We’ve talked about pretty much all of these reasons in the past on EMR and HIPAA.

1. The EMR Stimulus Medicare penalties don’t amount to a whole lot.
2. I think major insurance companies are in wait and see mode for commercial insurance adoption of meaningful use. They definitely want more data, but I think they’re not sure meaningful use is going to give them that data.
3. I don’t know much about ABMS and how that works for cash only doctors. Maybe someone can tell me why this matters in the comments. I guess you need this certification to practice medicine on a cash basis?
4. I thought I wrote about this before, but I can’t find the article. I guess it’s possible. Isn’t board certification done on a state by state level? I must admit that it just seems weird that to practice medicine you somehow would have to show meaningful use of an EHR. What about recent grads? I don’t know, this just doesn’t make much sense to me.

Dr. O’Connor describes the choice as follows:

OK, so technically, we do have a choice. We could stop taking Medicare and Medicaid patients, accept cash only, give up our board certification (and thus usually hospital privileges), and move to a state (or country) that doesn’t impose EHR requirements. But is that really a choice? No.

He does then encourage active participation in the discussions of meaningful use so that you can affect it for good. I agree this is a good thing and an important act. I believe Meaningful Use stage 2 will be greatly impacted by 1. public comment and 2. experience in meaningful use stage 1. It’s important that doctors are part of this conversation or I think they’re going to be unhappy with MU stage 2.

Insurance Payers Caustic Demeanor Towards EMR

Posted on November 1, 2010 I Written By

John Lynn is the Founder of the HealthcareScene.com blog network which currently consists of 10 blogs containing over 8000 articles with John having written over 4000 of the articles himself. These EMR and Healthcare IT related articles have been viewed over 16 million times. John also manages Healthcare IT Central and Healthcare IT Today, the leading career Health IT job board and blog. John is co-founder of InfluentialNetworks.com and Physia.com. John is highly involved in social media, and in addition to his blogs can also be found on Twitter: @techguy and @ehrandhit and LinkedIn.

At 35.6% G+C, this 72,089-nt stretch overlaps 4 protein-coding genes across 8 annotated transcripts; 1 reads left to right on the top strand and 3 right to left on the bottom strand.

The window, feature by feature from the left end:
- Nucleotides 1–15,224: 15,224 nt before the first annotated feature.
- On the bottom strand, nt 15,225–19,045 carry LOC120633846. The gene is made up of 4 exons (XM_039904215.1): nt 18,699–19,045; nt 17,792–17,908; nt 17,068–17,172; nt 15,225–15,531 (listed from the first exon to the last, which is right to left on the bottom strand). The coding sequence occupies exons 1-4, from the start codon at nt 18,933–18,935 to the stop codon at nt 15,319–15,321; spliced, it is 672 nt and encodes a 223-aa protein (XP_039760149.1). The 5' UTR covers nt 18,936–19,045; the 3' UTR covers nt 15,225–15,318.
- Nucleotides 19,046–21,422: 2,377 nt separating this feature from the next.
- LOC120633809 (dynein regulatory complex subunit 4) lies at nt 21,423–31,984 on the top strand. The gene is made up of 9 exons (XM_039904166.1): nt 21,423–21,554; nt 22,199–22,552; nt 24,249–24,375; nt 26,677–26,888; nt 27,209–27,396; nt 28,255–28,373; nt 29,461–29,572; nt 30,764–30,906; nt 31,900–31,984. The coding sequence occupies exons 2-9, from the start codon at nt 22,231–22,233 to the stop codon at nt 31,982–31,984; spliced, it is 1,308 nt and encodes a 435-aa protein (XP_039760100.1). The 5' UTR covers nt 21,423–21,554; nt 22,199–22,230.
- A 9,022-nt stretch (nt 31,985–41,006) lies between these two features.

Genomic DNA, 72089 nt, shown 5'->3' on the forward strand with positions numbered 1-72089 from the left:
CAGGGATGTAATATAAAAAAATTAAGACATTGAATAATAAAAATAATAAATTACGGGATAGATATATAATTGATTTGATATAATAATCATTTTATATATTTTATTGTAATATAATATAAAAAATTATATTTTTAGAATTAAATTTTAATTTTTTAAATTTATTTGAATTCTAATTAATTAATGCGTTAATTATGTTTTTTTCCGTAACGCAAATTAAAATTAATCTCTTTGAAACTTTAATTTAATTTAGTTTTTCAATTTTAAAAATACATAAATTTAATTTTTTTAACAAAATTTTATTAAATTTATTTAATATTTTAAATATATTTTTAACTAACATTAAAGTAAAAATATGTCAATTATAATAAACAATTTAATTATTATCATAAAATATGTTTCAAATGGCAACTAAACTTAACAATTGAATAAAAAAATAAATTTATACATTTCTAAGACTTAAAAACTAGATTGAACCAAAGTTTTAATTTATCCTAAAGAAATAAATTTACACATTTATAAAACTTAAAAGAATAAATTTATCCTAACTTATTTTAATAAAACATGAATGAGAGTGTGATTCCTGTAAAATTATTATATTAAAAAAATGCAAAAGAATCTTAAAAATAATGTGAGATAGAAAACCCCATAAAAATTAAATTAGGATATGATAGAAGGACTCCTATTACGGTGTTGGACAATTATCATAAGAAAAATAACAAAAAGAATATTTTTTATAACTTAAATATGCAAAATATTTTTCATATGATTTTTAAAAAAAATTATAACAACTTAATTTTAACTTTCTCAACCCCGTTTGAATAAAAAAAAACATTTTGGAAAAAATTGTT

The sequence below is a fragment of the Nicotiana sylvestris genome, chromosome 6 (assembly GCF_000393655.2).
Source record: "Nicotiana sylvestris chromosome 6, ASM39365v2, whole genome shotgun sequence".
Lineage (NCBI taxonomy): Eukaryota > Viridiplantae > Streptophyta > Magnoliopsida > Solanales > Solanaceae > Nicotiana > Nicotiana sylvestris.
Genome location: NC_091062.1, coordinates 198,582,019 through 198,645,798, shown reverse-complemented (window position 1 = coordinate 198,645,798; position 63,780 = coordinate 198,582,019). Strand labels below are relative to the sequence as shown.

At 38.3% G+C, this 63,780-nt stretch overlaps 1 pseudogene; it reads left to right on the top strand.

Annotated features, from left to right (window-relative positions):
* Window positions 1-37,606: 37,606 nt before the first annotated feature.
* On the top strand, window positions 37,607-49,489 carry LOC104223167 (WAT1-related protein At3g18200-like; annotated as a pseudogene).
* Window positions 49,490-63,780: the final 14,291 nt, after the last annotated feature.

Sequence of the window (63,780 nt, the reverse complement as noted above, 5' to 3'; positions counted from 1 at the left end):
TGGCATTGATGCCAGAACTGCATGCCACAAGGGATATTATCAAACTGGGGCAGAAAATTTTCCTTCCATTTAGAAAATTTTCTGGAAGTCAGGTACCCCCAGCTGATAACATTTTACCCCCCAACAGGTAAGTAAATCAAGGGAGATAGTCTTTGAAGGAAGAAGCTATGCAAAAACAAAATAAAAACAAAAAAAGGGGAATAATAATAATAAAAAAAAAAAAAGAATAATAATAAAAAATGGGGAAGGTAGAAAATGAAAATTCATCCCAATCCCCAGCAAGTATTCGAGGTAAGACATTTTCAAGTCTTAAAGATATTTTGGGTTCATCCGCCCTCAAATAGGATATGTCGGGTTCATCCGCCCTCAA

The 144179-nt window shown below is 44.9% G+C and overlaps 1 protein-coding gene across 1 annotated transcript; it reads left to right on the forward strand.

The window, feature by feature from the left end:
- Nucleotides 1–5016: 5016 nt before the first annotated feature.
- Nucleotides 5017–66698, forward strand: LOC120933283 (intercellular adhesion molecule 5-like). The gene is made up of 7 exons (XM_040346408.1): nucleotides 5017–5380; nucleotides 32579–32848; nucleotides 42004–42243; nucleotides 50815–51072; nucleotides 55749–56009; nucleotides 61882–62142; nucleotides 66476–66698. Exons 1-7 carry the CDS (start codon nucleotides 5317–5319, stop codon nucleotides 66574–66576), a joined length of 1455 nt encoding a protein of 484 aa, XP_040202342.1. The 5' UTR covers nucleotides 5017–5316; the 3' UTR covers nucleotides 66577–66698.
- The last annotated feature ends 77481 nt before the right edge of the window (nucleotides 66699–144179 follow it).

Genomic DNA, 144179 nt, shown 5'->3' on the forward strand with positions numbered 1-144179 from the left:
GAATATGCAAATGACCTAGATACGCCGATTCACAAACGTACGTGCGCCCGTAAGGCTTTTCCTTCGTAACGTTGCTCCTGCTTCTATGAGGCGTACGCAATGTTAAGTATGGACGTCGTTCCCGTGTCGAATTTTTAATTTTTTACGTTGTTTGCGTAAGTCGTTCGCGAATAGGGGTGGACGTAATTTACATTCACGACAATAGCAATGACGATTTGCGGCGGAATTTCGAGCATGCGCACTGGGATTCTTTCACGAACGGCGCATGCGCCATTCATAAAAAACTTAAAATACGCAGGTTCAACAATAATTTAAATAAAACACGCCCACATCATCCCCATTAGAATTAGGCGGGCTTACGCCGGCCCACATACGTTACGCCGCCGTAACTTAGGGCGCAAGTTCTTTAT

I recently got an email from someone who told of a practice manager that was concerned with the insurance companies demeanor when it came to EMR. Here’s a short description of their concern:

He [A practice manager] mentioned he’s noticed and heard from many physician colleagues that the insurance payers really seem to be getting more of a caustic demeanor and approach with their subscribers. In particular, they don’t seem to care that an EMR is being used. If anything, they seem to challenge the notes saying the physicians are just using a template and not doing what they say. My caller wanted to know if we were seeing more of this. I think some payers are changing demeanor in preparation for upcoming cuts due to health reform.

This type of reaction is something to definitely be concerned about. Back in Feburary of this year I posted about the difference in an EMR that does Documentation by Exception versus Documentation by Veracity. In that post, Matt Chase from Medtuity does a great job describing the difference in documentation methods.

It’s really kind of interesting to see that the insurance companies becoming caustic towards this template based EMR notes that basically post a bunch of junk in the note that may or may not have been done. I don’t know a single doctor who likes those types of notes. In fact, most people hate them. Well, I guess I have seen many doctors who liked this type of note because it allowed them to bill the insurance companies at a higher level than they were documenting previously.

As I write that last line, I guess it’s no wonder that the insurance companies are kicking against this type of documentation. Especially since they’re always looking for ways to save money. Although this spells trouble for many of the large EMR vendors that are designed to document using this type of method.

I guess we can give credit to the insurance payers for something if they can help to end the long, useless, hard to read, templated based notes that are just designed for reimbursement and not better patient care.